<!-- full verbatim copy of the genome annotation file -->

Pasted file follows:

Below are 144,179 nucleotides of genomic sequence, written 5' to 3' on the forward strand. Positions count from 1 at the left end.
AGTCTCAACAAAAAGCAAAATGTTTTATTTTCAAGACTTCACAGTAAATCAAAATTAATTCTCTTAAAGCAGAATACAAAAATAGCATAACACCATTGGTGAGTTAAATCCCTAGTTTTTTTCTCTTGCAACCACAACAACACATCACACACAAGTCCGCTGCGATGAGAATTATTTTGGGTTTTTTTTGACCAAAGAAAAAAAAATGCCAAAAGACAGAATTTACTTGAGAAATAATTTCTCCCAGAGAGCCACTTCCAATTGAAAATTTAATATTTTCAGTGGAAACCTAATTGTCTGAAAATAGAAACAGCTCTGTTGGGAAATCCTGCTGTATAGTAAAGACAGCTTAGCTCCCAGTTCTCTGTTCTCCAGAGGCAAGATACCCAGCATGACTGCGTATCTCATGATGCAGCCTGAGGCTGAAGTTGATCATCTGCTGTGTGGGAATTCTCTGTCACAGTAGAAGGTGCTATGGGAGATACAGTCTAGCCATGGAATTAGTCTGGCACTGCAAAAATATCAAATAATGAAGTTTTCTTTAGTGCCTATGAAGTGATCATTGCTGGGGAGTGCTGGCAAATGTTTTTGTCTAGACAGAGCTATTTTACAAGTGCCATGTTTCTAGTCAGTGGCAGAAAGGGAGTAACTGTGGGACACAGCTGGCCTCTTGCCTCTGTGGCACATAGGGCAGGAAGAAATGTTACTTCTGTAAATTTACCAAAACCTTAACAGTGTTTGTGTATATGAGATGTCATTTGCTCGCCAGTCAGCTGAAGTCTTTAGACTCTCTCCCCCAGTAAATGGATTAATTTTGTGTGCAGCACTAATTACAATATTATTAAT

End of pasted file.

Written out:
Below are 144,179 nucleotides of genomic sequence, written 5' to 3' on the forward strand. Positions count from 1 at the left end.
AGTCTCAACAAAAAGCAAAATGTTTTATTTTCAAGACTTCACAGTAAATCAAAATTAATTCTCTTAAAGCAGAATACAAAAATAGCATAACACCATTGGTGAGTTAAATCCCTAGTTTTTTTCTCTTGCAACCACAACAACACATCACACACAAGTCCGCTGCGATGAGAATTATTTTGGGTTTTTTTTGACCAAAGAAAAAAAAATGCCAAAAGACAGAATTTACTTGAGAAATAATTTCTCCCAGAGAGCCACTTCCAATTGAAAATTTAATATTTTCAGTGGAAACCTAATTGTCTGAAAATAGAAACAGCTCTGTTGGGAAATCCTGCTGTATAGTAAAGACAGCTTAGCTCCCAGTTCTCTGTTCTCCAGAGGCAAGATACCCAGCATGACTGCGTATCTCATGATGCAGCCTGAGGCTGAAGTTGATCATCTGCTGTGTGGGAATTCTCTGTCACAGTAGAAGGTGCTATGGGAGATACAGTCTAGCCATGGAATTAGTCTGGCACTGCAAAAATATCAAATAATGAAGTTTTCTTTAGTGCCTATGAAGTGATCATTGCTGGGGAGTGCTGGCAAATGTTTTTGTCTAGACAGAGCTATTTTACAAGTGCCATGTTTCTAGTCAGTGGCAGAAAGGGAGTAACTGTGGGACACAGCTGGCCTCTTGCCTCTGTGGCACATAGGGCAGGAAGAAATGTTACTTCTGTAAATTTACCAAAACCTTAACAGTGTTTGTGTATATGAGATGTCATTTGCTCGCCAGTCAGCTGAAGTCTTTAGACTCTCTCCCCCAGTAAATGGATTAATTTTGTGTGCAGCACTAATTACAATATTATTAAT